Carbon sequestration is the practice of capturing carbon dioxide to keep the gas from entering the atmosphere. Scientists and organizations across the nation are studying the carbon capture and sequestration issue. There are efforts to put carbon dioxide underground, which is called geological sequestration, and efforts to store carbon in biomass, such as forest or agricultural systems, which is terrestrial sequestration.
A study bill (H.B. 828) introduced by Rep. Alan Olson that died in process during the 2007 session identified the need for an examination of "implementable and cost-effective methods" for capturing transporting, using and sequestering carbon dioxide in Montana. Carbon was the topic of at least 12 bills considered during the 2007 session (Click here for a list).
H.B. 3, the "Clean and Green" Energy bill approved during the Special Session, provides tax incentives for equipment that sequesters carbon. H.B. 25 includes carbon management aspects. See the specific rules here. Until the state or federal government adopts uniformly applicable standards, HB 25 prohibits the PSC from approving electric generating units primarily fueled by coal unless a minimum of 50 percent of the CO2 produced by the facility is captured and sequestered. Natural gas plants also must include cost-effective carbon offsets.The bill applies only to electric generating units constructed after January 1, 2007. Montana joins California, Oregon, and Washington as states that have adopted a CO2 emissions performance standard for electric generating units.
The 2007-08 Environmental Quality Council is dedicating .4 FTE to studying climate change. ETIC members will limit their study activities strictly to the issue of carbon sequestration.
The ETIC study will: (1) Review existing federal and state regulations governing carbon sequestration. (2) Review liability issues related to sequestration and legal issues related to ownership, surface and subsurface (3) Inventory sources and volumes of carbon produced in Montana. (4) Examine methods and technologies for the capture, transportation, use and geological and terrestrial sequestration of carbon. (5) Review the economic costs and benefits of carbon sequestration. (6) Study the feasibility of geological and terrestrial carbon sequestration in Montana, and the characteristics of areas in the state where carbon could be sequestered. (7) Review the findings and recommendations of the Montana Climate Change Advisory Committee (CCAC) related to carbon sequestration.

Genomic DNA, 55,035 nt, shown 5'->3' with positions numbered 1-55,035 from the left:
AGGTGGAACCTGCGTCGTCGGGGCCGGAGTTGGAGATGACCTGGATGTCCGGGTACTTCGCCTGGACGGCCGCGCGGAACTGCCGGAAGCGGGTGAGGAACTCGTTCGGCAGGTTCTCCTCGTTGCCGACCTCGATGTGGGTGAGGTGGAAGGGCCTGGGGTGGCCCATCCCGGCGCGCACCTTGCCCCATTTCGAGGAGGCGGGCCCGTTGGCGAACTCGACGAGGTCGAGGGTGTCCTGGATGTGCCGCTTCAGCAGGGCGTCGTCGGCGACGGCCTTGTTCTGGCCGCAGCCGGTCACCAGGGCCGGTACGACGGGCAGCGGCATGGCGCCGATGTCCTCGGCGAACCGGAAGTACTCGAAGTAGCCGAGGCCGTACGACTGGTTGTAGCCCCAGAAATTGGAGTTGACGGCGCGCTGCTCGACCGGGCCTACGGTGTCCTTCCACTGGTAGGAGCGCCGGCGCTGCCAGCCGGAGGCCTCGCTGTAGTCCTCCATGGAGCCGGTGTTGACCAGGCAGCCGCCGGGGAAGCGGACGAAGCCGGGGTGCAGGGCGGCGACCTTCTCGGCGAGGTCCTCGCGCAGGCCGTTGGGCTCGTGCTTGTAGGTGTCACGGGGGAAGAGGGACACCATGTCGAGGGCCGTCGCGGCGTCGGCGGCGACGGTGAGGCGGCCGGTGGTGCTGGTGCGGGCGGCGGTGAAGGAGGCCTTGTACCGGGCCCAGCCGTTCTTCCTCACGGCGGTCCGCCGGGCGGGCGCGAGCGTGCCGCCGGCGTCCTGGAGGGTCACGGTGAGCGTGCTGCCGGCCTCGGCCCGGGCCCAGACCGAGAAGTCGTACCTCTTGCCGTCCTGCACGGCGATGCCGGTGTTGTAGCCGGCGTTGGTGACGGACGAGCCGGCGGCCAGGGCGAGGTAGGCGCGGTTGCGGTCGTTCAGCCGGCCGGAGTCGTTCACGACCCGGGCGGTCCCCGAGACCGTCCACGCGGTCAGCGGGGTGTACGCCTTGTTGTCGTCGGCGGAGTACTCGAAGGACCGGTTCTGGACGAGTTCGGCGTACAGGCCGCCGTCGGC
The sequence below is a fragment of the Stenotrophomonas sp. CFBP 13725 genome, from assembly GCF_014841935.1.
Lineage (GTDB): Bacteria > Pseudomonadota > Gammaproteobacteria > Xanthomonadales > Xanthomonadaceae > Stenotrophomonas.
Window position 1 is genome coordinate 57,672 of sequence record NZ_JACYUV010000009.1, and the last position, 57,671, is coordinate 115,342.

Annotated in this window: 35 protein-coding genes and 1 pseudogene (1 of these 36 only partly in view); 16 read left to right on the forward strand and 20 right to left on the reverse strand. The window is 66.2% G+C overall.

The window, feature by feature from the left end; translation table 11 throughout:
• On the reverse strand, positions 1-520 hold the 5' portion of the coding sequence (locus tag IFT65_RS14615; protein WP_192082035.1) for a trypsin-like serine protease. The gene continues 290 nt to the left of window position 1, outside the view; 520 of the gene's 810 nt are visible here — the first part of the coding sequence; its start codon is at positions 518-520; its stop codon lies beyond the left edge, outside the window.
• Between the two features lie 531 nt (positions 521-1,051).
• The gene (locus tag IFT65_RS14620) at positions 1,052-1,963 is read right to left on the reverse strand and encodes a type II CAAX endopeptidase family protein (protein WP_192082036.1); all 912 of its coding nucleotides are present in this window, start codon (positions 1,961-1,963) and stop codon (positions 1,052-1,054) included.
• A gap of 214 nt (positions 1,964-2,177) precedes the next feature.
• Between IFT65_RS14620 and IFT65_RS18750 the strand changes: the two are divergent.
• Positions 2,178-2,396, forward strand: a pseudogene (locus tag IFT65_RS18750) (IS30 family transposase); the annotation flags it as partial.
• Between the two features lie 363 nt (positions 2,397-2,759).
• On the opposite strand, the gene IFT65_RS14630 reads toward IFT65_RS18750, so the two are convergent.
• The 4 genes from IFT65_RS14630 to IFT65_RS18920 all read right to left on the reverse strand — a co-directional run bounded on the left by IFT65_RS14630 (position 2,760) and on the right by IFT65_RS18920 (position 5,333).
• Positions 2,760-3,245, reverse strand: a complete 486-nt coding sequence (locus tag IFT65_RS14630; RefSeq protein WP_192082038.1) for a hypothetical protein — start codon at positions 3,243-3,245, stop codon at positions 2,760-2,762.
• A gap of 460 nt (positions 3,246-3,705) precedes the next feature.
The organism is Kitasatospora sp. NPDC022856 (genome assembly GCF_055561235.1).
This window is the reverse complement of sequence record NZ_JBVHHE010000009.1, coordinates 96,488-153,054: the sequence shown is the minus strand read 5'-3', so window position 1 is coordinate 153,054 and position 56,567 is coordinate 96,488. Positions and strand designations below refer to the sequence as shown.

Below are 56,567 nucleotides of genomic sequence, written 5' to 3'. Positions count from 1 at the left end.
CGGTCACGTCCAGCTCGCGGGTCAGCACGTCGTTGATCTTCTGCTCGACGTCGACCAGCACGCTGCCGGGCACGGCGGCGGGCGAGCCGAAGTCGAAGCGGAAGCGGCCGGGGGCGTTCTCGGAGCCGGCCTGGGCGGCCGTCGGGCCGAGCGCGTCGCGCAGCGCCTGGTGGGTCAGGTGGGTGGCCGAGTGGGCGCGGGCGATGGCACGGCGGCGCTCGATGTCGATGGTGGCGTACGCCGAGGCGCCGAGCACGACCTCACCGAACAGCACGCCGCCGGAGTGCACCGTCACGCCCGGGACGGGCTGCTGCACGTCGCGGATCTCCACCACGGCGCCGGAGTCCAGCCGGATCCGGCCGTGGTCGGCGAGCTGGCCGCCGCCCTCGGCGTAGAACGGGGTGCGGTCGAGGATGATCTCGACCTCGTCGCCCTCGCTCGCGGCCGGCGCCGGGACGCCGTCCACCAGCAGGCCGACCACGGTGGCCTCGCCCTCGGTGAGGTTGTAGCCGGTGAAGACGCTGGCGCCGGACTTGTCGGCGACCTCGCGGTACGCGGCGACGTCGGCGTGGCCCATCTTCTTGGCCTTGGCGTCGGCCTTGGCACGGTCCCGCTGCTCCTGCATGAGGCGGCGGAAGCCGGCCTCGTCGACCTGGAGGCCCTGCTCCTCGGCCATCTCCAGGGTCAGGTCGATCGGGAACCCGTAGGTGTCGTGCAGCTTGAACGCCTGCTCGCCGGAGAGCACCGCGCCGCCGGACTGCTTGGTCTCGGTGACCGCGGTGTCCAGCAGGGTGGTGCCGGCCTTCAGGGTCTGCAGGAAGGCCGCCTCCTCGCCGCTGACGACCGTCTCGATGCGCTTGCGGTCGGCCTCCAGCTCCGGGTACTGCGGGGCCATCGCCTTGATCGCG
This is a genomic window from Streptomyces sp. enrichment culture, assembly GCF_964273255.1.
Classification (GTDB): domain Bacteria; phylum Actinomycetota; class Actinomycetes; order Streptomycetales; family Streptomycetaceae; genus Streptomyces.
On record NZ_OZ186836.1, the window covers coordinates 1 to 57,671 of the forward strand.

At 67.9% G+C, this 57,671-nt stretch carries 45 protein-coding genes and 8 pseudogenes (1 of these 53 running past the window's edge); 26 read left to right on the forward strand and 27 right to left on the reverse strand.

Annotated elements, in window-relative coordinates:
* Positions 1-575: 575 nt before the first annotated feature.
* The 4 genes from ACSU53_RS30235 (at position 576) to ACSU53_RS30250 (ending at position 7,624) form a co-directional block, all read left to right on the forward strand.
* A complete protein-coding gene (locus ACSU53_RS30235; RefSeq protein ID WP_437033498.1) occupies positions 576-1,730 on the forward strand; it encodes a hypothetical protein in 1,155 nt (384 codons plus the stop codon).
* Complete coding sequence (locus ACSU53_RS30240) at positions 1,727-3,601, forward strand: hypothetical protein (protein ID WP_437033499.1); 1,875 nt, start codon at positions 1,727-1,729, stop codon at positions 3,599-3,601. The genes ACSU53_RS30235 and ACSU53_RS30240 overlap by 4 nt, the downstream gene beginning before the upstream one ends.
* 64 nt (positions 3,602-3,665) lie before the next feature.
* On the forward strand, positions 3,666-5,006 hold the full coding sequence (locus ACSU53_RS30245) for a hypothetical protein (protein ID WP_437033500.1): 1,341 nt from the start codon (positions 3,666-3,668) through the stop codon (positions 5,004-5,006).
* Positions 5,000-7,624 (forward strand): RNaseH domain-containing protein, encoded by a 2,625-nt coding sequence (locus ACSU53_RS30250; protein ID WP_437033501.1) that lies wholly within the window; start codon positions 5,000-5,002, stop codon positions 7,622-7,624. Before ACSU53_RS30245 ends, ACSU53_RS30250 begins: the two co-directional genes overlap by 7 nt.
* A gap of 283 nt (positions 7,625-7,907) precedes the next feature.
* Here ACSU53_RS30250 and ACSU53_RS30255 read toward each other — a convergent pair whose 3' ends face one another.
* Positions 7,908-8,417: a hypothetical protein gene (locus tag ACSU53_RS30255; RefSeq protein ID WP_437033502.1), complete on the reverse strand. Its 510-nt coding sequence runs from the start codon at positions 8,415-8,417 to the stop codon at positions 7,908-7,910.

The ETIC dedicated .5 FTE to this study. The seven topics listed above all will be addressed at least at a minimum. In addition, the committee will hold a two-day meeting in Colstrip on October 4-5 to visit the Colstrip Steam Electric Station.
Included in this study will be an analysis of the pipeline infrastructure in place to transport carbon, a discussion of surface vs. storage rights, and a review of areas of Montana suited for carbon capture and geological sequestration. A panel discussion and a summary of other Western state's efforts on carbon sequestration will be completed.
Deliverables will include a final report with recommendations on carbon sequestration in Montana, issue papers on the individual issues listed above and potential legislation.